OKLAHOMA CITY (AP) _ Fewer Oklahomans are smoking, but long-standing problems with tobacco addiction and obesity gave the state a low ranking in a national health study on health.
Oklahoma ranks 41st out of 50 states in UnitedHealth Foundation's State Health Rankings report released Tuesday, up one spot from last year.
In the last year, Oklahoma decreased the prevalence of smoking from 39 percent to 24 percent of the population. In 1990, about 44 percent of Oklahoma's population smoked.
Oklahoma ranks 48th in the country for heart disease.
``Because of a definite time lag, you won't see a change in risk factors for heart disease for at least five to 10 years because of Oklahoma's terrible past history of nicotine addiction,'' Gordon Deckert, a state Board of Health member, said.
Obesity and sedentary lifestyles put Oklahomans at increased risk of heart disease. An infant-mortality rate of 8.5 deaths per 1,000 live births also remains a problem, up 0.5 from last year.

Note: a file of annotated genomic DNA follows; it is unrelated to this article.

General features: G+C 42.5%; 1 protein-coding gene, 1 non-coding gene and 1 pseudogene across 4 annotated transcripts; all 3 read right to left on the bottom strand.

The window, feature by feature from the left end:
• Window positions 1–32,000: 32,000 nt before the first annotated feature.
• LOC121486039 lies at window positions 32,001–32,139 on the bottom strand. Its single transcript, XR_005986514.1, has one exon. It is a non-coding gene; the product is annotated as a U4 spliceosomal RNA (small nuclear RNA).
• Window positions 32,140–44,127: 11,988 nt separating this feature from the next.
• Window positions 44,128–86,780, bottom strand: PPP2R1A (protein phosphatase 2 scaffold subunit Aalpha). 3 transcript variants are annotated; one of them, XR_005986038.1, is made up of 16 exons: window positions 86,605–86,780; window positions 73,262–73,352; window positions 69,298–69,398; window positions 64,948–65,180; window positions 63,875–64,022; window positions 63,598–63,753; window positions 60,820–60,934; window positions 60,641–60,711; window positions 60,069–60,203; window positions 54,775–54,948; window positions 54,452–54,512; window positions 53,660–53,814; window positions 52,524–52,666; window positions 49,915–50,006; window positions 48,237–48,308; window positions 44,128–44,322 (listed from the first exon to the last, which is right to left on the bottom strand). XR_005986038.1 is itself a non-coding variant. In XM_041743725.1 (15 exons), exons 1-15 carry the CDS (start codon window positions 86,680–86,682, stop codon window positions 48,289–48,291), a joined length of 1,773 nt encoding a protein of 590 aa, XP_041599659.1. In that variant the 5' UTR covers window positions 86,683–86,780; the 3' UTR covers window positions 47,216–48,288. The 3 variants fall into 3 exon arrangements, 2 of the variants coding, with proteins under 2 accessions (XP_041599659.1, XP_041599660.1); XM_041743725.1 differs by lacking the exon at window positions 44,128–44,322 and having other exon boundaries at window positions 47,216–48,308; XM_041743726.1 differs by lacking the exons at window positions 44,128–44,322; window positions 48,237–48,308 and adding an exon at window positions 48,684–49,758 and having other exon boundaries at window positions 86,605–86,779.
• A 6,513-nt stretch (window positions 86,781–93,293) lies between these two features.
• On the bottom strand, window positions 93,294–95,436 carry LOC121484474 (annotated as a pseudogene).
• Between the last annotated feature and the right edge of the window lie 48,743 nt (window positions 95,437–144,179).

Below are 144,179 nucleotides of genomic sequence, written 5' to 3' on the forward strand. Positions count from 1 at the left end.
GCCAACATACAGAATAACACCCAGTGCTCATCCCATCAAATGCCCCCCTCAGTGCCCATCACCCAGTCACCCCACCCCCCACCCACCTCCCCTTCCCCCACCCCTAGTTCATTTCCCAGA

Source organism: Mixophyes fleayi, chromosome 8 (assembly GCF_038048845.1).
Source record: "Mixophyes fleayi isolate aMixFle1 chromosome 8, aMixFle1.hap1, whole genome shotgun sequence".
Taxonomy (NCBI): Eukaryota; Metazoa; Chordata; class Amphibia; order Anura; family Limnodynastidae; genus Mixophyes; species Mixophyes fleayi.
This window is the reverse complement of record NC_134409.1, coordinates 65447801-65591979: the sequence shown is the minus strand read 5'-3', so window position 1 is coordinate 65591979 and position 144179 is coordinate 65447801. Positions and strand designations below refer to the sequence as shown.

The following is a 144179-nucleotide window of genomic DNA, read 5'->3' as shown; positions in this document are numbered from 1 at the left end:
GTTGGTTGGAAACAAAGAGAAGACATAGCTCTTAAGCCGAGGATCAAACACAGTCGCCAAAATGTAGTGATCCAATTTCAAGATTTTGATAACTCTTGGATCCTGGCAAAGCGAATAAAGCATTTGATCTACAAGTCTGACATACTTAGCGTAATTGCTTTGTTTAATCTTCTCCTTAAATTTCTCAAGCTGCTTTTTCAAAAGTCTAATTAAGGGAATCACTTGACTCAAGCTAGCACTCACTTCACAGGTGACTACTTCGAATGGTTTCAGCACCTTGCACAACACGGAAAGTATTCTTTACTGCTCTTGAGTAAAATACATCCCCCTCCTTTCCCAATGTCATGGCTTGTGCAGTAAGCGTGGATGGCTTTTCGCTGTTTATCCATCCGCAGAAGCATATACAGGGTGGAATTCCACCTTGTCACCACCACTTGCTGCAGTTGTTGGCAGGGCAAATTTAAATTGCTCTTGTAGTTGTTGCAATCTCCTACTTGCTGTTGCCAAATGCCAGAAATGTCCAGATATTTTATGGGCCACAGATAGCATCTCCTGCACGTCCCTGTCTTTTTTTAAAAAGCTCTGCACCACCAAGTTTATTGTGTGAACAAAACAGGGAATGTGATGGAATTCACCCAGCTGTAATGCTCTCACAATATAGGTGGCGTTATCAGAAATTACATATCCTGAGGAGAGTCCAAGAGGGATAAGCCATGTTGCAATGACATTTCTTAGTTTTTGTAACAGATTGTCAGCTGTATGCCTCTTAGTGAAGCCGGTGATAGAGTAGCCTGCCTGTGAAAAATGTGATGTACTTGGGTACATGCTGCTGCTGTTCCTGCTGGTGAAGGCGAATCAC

The report by the Minnesota-based medical foundation shows that Oklahoma's support for public health care decreased and now ranks 46th among states.
Overall, Oklahoma's score improved from 10.8 percent below the national average to 7.7 percent below, making Oklahoma one of five states showing the largest positive increases. Arkansas, Alaska, Connecticut and Indiana are the others.
Decreases also were registered in cancer rates, violent crimes and the incidence of infectious diseases. Oklahoma traffic fatalities decreased because of tougher seat belt laws.
Minnesota holds the top spot as the healthiest state in the country. New Hampshire ranks second, followed by Utah, Connecticut and Massachusetts.
Louisiana is bottom on the list. Mississippi ranked 49th. The other states below Oklahoma are Arkansas, Tennessee, Alabama, Florida, West Virginia, Nevada and South Carolina.